“Montenegro imports diesel and gasoline from Croatia or Albania – as we don’t have the opportunity to bring them in through the port yet. And those prices have been incredibly high of late, the highest in ten years,” Vujacic says. “Numerous voices are complaining about the sizable fuel taxes as well but, even though the government announced it would shield consumers, no decision on fuel prices has been announced.”
In addition to inflation and rising interest rates in Poland, “growing energy prices have led to social concerns as individual consumers have less disposable income,” according to Tokaj. As for the economy in general, he notes “the growing demand for energy has led to a lack of competition among energy producers, and as a result, they have seen significant profit margin growth, in particular at the end of last year. Rising energy prices will cause the entire Polish economy to be less competitive for individual purchasers.” Even though any significant effect on the country’s economy is not yet noticeable, according to him, “it could become more visible in the long run.”
Vujacic reports that Montenegro has the benefit of being a net electricity exporter. “In the absence of large, heavy-industry consumers we’re able to export electricity, mostly to Italy, through an underwater cable. It’s a good position to be in, truly, but it was not reached by accident. While, by some accounts, Montenegro had created all the necessary documents for joining the single energy market, the government had the good sense to not go forward with that initiative.”
While Montenegro’s electricity prices are under control (and gas prices represent no issue), for many other commodities the situation in the country is the same as in the rest of Europe, according to Vujacic: “we import a lot of everything, and that comes in at international market prices, so inflation was felt in Montenegro as well.” The price of bread grew by around 15% according to him while for imported food products that increase reached as high as 70% to 75%. “As part of its social project Europe Now, our last government increased the minimum salary to EUR 450 (from the former EUR 250). That was a welcome change, of course, but taking into account the general increase of food and other prices, I’m not so sure those benefits were as far-reaching as was intended,” Vujacic adds.
“While we’ve not yet seen industrial players or Turkish producers filing for bankruptcy, all the energy and raw material price increases can be seen in the final end-consumer prices,” Pektas says. On top of that, the increased cost of energy became a significant problem for lower-income households in Turkey. “They can’t afford the new energy prices, as energy amounts to one-third or more of their income.” He notes that Turkish energy is subsidized, “through the public gas company and the power production company, and through tariffs. But by the middle of last year, the government had decided that the subsidies were not sustainable. So, they decreased the amount of the subsidies and the burden the state had to shoulder.” While end-user energy prices in Turkey are still lower than in many EU countries, Pektas stresses that purchasing power is also low and decreasing, “so the price increase impact on the public was quite harsh.”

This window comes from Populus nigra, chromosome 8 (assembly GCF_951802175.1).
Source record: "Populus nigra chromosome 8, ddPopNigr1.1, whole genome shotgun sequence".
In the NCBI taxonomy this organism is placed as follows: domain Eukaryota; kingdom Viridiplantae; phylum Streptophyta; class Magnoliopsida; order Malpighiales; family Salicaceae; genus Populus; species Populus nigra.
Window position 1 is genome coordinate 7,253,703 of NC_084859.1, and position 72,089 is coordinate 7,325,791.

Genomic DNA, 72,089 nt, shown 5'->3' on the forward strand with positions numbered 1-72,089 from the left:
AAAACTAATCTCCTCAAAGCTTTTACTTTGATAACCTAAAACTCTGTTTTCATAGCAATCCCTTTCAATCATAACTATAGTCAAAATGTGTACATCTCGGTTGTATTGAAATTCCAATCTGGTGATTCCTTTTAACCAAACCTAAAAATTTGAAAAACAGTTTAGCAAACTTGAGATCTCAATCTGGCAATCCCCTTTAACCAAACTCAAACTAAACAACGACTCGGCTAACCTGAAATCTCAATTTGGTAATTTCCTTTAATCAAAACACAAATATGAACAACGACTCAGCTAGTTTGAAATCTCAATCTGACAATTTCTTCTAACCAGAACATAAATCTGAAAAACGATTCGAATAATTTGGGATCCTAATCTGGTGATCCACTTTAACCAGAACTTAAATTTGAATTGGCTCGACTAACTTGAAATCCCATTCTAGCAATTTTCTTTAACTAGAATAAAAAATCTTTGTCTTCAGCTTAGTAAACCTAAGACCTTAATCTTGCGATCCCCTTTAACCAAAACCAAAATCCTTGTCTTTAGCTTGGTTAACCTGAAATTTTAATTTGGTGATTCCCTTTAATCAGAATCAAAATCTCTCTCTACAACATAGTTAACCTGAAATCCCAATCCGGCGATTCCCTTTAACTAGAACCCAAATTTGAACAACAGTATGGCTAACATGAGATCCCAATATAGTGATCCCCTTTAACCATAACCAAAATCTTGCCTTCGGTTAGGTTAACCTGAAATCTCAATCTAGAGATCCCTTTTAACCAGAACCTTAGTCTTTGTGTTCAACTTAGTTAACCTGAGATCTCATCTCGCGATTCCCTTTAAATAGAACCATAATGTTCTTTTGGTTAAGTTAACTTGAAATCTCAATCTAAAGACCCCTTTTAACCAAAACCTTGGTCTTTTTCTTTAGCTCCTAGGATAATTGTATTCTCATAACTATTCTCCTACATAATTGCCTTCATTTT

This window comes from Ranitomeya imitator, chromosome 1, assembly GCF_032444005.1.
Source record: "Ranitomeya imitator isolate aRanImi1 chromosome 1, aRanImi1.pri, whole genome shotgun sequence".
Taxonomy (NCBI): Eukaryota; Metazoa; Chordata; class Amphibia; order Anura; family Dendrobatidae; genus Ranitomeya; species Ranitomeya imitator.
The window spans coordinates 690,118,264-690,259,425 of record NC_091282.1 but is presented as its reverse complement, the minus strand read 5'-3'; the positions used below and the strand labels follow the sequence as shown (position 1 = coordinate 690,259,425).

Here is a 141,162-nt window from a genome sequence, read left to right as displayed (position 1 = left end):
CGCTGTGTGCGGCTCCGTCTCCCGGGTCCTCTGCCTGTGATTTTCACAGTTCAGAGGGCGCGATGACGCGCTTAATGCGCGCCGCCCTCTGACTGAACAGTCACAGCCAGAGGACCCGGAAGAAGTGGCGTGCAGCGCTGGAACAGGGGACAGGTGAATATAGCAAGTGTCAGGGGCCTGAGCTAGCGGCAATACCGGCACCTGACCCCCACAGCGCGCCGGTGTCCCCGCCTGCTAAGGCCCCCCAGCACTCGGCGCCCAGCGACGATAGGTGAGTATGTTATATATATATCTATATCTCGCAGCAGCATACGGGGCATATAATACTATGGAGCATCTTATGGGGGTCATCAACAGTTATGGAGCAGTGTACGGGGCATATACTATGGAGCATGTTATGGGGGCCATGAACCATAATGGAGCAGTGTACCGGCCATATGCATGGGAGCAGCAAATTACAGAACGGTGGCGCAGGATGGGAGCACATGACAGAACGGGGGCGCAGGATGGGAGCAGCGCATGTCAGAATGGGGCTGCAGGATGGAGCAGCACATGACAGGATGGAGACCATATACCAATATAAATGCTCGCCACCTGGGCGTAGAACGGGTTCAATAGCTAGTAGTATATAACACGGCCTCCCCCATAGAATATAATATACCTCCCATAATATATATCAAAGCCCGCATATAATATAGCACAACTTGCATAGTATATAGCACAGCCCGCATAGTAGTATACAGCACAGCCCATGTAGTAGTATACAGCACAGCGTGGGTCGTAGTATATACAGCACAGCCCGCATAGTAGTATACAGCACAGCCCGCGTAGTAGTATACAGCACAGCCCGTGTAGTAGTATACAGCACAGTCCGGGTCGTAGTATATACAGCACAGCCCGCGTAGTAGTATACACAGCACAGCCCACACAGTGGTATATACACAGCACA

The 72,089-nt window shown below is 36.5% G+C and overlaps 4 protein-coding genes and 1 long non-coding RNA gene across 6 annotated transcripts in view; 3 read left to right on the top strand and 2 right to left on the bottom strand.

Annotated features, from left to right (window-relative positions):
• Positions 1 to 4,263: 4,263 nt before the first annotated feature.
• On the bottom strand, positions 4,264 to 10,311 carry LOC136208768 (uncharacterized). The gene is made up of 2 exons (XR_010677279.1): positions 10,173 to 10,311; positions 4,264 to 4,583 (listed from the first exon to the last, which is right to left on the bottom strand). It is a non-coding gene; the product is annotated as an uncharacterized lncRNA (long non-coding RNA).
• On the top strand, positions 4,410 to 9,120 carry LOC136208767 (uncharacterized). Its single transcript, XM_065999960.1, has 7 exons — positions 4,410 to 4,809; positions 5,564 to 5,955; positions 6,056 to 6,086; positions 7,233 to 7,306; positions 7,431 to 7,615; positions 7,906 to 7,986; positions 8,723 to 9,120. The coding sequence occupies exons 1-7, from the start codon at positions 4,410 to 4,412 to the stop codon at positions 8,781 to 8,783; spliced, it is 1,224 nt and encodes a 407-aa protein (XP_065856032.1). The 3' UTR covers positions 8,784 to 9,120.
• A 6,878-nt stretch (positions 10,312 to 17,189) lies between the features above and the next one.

Regulated energy prices came into play in Bulgaria as well, according to Tsekova. “We don’t yet have a fully liberalized market. We still have regulated prices in place for households and a moratorium on increasing the regulated prices for water and electricity valid until March 31, 2022. For now, they’ve been kept to a comparatively low level, set around mid-2021 prices.” But the system wasn’t perfect, she adds: “For example, university-owned student housing does not qualify as a household. So, students must pay the higher market-price bills and, in some cases, end up paying the same amount for a small room as they would pay for a three-bedroom apartment. Which shows just how steep the difference between regulated and unregulated prices has become.”
Bulgarian industrial consumers and legal entities pay market prices for energy, but the new government has made it a priority to support businesses, according to Tsekova. “They introduced some compensation measures, as state aid: those companies that qualify can receive a EUR 65 per megawatt compensation. While no end date for the program was announced yet, it will have to be stopped eventually, as Bulgaria can’t keep the market regulated this way for a long period.”
In an effort to combat price increases and the associated issues, the Czech government voided the 21% VAT which was attached to energy. “This was also an extreme method of combating inflation,” Lichnovsky reports. “Still, with the wider EU energy market not being properly calibrated, the Czech Republic cannot do much to save it, even with the abundance of energy sources our country has.” He adds that the price hike overflow, in terms of industry and agricultural products pricing, could be felt more significantly within the year. “Prices of crops could rise as the harvest comes – while this is a delay when compared to other price hikes, it is unavoidable.”
According to Gutu, the impact of those price increases in Moldova was both harsher and more widespread. “The Moldovan economy and citizens are particularly vulnerable to high energy prices because of several factors, the lower overall average living standards among them. This translates to energy poverty being widespread. It’s one thing for energy prices to double or triple when you have some amount of disposable income, but quite another when your disposable income was already close to zero. For many Moldovans, there’s just nowhere to cover the price difference from.”